Whenever Australians think of corruption, they tend to identify it with police, politics and organised crime. As serious as that scenario might be, the hidden inroads of corruption go much deeper.
With moves underway, at least at a federal level, to face up to the problem of corruption, its wider significance may receive long-overdue attention.
No authority has ever sought to tabulate the true extent of corruption in Australian society.
A succession of Royal Commissions and other special inquiries have served to highlight graphic examples of it.
Much of the exposure and investigation of corruption has been ad hoc, unlike the approach in some other countries, where permanent anti-corruption authorities have been established.
In the wake of public concern over judicial and other instances of official corruption, the Federal Government in 1986 began considering options aimed at setting up a special national agency to combat corruption of public officials.
If a national agency is established, State Governments may be encouraged to do likewise.
The move is being sponsored by Mick Young, Special Minister of State who is ministerial head of the Australian Federal Police and chairman of the inter-government committee responsible for the National Crime Authority.
A Federal anti-corruption agency was nominated as part of a package of options being promoted by Young.
An alternative being considered was a proposal to designate a special division within the AFP to specifically target corruption problems and liaise with auditors, inspectors and internal security staff already attached to most Federal departments and instrumentalities.
As a first step, Young acted to introduce what he called ‘crime impact statements’ as a requirement for all submissions to Cabinet for legislative or departmental changes.
Not unlike an environmental impact statement, a crime impact statement is designed to force each ministry or department to assess the vulnerability of any proposal to crime or corruption.
Young maintained that the scope for fraud or corruption could be minimised by closer scrutiny over weaknesses in legislation and departmental regulations and practices.
According to Young, governments could not continue to pass laws without thought for any opportunities they might present for criminal activity.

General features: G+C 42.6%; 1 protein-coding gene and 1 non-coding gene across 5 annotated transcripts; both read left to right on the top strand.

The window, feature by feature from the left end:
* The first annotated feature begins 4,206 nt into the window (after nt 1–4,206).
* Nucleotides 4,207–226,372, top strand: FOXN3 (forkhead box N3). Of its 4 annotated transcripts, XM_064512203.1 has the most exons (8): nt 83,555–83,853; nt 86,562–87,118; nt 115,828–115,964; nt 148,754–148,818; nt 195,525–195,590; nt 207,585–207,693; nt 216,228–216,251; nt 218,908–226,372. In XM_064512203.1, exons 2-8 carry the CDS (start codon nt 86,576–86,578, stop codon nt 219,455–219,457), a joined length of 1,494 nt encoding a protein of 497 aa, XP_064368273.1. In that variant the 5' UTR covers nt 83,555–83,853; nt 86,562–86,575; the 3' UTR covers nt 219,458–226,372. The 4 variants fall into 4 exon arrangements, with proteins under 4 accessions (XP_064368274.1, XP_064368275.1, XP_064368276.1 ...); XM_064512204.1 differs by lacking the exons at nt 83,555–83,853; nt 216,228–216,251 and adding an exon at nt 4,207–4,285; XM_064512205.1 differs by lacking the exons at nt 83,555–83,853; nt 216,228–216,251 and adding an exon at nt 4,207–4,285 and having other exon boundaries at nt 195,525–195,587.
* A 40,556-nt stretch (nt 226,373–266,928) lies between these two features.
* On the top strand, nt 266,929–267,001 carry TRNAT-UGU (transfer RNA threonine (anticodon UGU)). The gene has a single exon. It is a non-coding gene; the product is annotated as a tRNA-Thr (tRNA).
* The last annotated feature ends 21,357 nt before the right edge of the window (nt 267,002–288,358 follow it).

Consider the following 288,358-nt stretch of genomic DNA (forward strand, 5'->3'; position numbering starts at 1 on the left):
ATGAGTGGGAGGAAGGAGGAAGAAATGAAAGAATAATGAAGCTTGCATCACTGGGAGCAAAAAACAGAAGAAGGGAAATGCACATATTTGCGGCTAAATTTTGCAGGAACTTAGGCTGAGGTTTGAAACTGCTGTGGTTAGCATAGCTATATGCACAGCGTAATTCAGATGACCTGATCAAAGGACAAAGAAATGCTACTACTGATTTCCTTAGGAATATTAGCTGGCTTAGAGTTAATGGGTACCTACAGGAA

He says: ‘We need to take into account the possible effect of legislation on the occurrence of organised crime and ability of criminals to circumvent legislative prohibitions.’
The adoption of a government offensive to identify and counter corruption problems — and thus avoid political embarrassment inherent in a defensive approach — was reported to to have the support of the Prime Minister, Bob Hawke, and the Deputy Prime Minister and Attorney-General, Lionel Bowen.
Unpublicised, an independent agency to tackle corruption had been considered by the previous Federal administration when Malcolm Fraser was Prime Minister.
The interest of the Fraser administration was acknowledged in a book on the history of Hong Kong’s famed Independent Commission Against Corruption distributed by the Hong Kong Government. However, the Fraser Government was preoccupied with seeking to establish a national crime commission which has since been implemented by the Hawke Government as the National Crime Authority.
The NCA’s declared aim is to take ‘effective action to combat organised crime in Australia’. In doing so, it inevitably also touches upon corruption involved in aiding drug trafficking and other rackets.
But under Young’s proposals there would be a separate ‘national corruption authority’ with a wider charter to seek out and tackle any form of corruption involving Federal jurisdiction.
Young visited Hong Kong to study the concept of the ICAC, and was also impressed by the State of New York’s Commission of Investigation during a visit to the United States.
He has since been one of the few ministers of any government to publicly speak out on the extent of corruption in Australia.
Apart from general corruption within elements of the private sector, he acknowledged that ‘high profits of crime often lead to corruption of the judiciary, law enforcement and executive arms of Governments’.
‘The fact is,’ he says, ‘almost every significant group in our community has played its part in nurturing crime. The lawyers with their advice, the accountants with their tricks, the politicians by their greed.’